Rejoice? Pride just might precede a fall
Consider the words of the North Korean Foreign Ministry this week: "The Iraqi war shows that to allow disarmament through inspections does not help avert war, but rather sparks it." It concluded with unerring logic that "only tremendous military deterrent force" can prevent attacks on nations that America dislikes.
This is the lesson for other rogue states: arm to the teeth, develop nuclear weapons and spurn the Non-Proliferation Treaty. Then the US may desist from invasion.
Compare the US's circumspect treatment of North Korea with its war against Iraq. North Korea has nuclear capacity; Iraq co-operated in a process of disarmament. The world does not need more weapons of mass destruction. But tragically this could be the ironic result of the US victory in Iraq.
It is far too soon to gloat. As Saddam's statue toppled, people cheered around the world. A tyrant was gone. But if television had at that moment brought us images of Baghdad hospitals, the hellish scenes of mangled bodies and dying children may have tempered the exuberance.
Iraqi civilians have paid in blood and it is much too soon to know if the price was right. We may never know how many thousands of Iraqis died - civilians and the unlamented soldiers - to forge a new regime peopled by American generals and Iraqi crooks like Ahmad Chalabi, lassoed out of 45 years of exile.
It is obscene to gloat. No one in their right mind doubted a US victory in the shortest possible order. When the US military, the most technologically sophisticated in history, took on a Third World country broken by 12 years of economic embargoes and disarmed in advance, victory was always assured.
The main doubt was sown by the Bush Administration, which raised the spectre of chemical and biological weapons being used against its troops. The issue was not whether the US would prevail but whether it should have gone to war without just cause.
It seems our politicians may have lied to us. And this is no mere peccadillo in a democracy. We were told the raison d'etre for this war was to rid Iraq of weapons of mass destruction that posed a threat to world peace. The UN inspectors did not find them. But President George Bush and his advisers knew better. They may yet turn up. But the Iraqi regime did not use them at its most desperate moment. If the major reason for launching a pre-emptive strike turns out to have been an utter falsehood, we have been conned. And even if regime change proves a success, the lie will haunt the "coalition of the willing", including John Howard who subscribed to it, for years.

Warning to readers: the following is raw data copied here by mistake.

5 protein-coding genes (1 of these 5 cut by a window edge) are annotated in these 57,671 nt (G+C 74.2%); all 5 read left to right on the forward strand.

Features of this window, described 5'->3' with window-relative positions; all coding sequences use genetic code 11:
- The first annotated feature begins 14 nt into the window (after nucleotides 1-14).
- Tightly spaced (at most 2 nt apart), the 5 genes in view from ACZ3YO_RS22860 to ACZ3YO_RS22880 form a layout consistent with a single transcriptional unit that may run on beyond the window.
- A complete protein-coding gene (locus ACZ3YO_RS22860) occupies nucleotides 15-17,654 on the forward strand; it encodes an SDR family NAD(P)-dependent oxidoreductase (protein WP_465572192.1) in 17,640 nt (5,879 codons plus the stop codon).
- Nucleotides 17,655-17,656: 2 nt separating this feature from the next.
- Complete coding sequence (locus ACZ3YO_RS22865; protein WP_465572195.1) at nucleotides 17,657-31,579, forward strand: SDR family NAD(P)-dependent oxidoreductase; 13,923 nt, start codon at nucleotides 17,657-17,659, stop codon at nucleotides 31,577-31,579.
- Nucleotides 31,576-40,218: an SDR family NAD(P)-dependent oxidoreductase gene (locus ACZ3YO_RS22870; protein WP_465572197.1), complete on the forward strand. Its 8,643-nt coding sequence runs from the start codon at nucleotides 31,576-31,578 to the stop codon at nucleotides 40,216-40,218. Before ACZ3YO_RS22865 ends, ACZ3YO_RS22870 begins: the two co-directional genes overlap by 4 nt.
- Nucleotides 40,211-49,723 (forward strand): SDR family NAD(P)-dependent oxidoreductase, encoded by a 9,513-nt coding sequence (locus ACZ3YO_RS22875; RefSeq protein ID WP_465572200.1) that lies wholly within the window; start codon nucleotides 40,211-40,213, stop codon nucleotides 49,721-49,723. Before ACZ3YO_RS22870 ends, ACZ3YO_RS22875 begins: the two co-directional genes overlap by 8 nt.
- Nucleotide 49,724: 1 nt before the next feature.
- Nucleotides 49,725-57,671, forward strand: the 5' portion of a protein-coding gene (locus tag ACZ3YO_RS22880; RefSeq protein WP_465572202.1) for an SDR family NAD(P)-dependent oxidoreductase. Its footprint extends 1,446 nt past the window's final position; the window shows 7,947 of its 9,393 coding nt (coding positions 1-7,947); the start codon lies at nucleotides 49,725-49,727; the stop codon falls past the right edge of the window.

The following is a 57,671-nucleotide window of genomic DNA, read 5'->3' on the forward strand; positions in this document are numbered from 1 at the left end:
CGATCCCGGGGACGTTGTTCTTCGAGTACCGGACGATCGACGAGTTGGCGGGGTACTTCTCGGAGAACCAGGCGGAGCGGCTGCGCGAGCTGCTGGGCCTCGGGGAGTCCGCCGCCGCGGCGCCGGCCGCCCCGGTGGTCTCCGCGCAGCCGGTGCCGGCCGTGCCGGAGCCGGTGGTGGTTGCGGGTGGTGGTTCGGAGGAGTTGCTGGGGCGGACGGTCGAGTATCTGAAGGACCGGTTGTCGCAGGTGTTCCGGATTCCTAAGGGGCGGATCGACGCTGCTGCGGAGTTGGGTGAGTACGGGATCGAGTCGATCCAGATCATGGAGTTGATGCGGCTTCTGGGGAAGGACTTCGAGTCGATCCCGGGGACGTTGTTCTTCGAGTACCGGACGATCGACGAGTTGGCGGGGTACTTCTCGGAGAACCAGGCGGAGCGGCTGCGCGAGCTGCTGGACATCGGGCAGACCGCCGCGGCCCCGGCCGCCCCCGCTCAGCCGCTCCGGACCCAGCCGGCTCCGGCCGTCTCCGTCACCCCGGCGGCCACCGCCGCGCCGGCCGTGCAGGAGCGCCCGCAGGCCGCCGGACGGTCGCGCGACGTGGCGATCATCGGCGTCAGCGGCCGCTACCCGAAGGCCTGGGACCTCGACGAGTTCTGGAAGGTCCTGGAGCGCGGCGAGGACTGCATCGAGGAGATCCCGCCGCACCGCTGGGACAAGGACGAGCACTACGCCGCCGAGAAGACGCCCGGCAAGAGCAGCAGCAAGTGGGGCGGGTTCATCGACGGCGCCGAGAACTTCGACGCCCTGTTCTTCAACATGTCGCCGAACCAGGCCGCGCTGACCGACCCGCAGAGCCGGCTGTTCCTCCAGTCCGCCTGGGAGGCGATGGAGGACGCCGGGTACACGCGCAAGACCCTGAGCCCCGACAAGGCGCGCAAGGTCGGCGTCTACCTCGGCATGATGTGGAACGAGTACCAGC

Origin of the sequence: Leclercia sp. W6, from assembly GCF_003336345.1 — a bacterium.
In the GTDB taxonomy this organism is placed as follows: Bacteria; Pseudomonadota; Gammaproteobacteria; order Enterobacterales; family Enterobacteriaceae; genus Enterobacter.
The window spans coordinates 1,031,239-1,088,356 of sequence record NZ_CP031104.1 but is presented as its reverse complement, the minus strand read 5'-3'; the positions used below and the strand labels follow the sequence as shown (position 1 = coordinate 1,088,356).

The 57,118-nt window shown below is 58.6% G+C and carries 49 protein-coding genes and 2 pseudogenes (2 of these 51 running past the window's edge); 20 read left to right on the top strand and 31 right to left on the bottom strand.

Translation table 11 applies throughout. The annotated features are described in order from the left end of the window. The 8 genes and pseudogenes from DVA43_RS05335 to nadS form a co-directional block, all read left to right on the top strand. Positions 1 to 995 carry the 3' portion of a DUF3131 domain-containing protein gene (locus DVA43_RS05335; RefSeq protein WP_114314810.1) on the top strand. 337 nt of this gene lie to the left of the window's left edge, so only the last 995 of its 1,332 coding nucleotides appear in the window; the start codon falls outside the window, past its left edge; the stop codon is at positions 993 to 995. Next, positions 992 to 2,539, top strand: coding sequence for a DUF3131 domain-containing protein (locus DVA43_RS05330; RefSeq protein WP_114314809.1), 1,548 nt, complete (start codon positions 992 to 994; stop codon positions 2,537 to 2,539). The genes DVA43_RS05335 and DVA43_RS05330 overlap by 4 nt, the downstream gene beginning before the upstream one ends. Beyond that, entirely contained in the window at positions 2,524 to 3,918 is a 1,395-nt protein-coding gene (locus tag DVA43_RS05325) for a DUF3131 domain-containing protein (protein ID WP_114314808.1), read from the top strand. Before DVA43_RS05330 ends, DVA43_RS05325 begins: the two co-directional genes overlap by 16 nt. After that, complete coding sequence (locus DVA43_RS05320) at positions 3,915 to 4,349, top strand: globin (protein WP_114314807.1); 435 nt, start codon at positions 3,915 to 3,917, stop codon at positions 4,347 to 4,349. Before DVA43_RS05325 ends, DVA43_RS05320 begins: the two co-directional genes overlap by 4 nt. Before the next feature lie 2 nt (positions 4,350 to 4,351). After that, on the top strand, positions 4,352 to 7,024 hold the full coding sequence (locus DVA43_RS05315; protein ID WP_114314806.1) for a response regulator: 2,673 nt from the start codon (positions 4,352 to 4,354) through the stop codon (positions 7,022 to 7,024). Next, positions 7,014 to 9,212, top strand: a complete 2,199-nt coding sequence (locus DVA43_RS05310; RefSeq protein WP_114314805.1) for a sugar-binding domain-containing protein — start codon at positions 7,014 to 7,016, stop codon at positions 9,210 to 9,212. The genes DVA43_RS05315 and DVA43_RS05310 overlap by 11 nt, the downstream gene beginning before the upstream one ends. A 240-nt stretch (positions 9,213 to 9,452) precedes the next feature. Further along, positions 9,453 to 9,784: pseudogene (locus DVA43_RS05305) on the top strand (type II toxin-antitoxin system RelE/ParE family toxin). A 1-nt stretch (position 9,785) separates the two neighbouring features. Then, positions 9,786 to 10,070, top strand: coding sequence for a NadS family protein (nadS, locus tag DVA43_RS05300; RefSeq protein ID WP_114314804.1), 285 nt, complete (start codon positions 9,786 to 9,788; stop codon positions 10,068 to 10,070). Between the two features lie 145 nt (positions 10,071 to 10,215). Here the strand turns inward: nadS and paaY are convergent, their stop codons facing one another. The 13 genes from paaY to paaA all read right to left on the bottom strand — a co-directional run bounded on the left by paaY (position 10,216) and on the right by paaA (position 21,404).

Gloating is foolish. It is a cliche, but winning the peace is the real challenge. We can only assess the US military triumph in light of what comes next for the Iraqi people. Forgotten Afghanistan is a cautionary tale. Outside Kabul, the warlords are back, the economy is in a shambles and women face Taliban-style repression. "The US has never been able to translate is superior arms into political success," writes Professor Gabriel Kolko of York University, Toronto, a pre-eminent historian of modern warfare.
In Iraq the situation is extraordinarily complex. For example, if its hitherto oppressed Shiite majority decides to pursue a closer relationship with Shiite Iran, it would be a nightmare scenario for Washington. It would be foolish to underestimate the challenge ahead. Japan is the only example where democracy was imposed from the outside with any modicum of success.
Gloating is unseemly. The US has torn up international law and damaged the UN, NATO and its major alliances. It does not believe it needs allies. In Kolko's words, "The war with Iraq is only the first step in the United States's astonishingly ambitious project to recast the world."
The US has Syria, Libya, North Korea and Iran in its sights. Last September, Bush proclaimed the US's commitment to fighting "pre-emptive" wars against rogue states that have weapons of mass destruction or harbour terrorists. Chaos lies ahead if governments wage wars to change regimes they don't like, or against those believed to harbour evil intent. Wars can only be justified in self-defence.
It should be simple. One tyrant less in the world should be cause for rejoicing. The world rejoiced when Filipinos overthrew Marcos, when East Germans tore down the Wall and when South Africans found their way to democracy.
The overthrow of Saddam is different. It is a product of US foreign policy, achieved through military might and for unclear motives. It may yet be a cause for rejoicing. Or the start of an era of war without end. We live in a new world order in which US might is right. Until the ramifications are clearer, it is much too soon to gloat.
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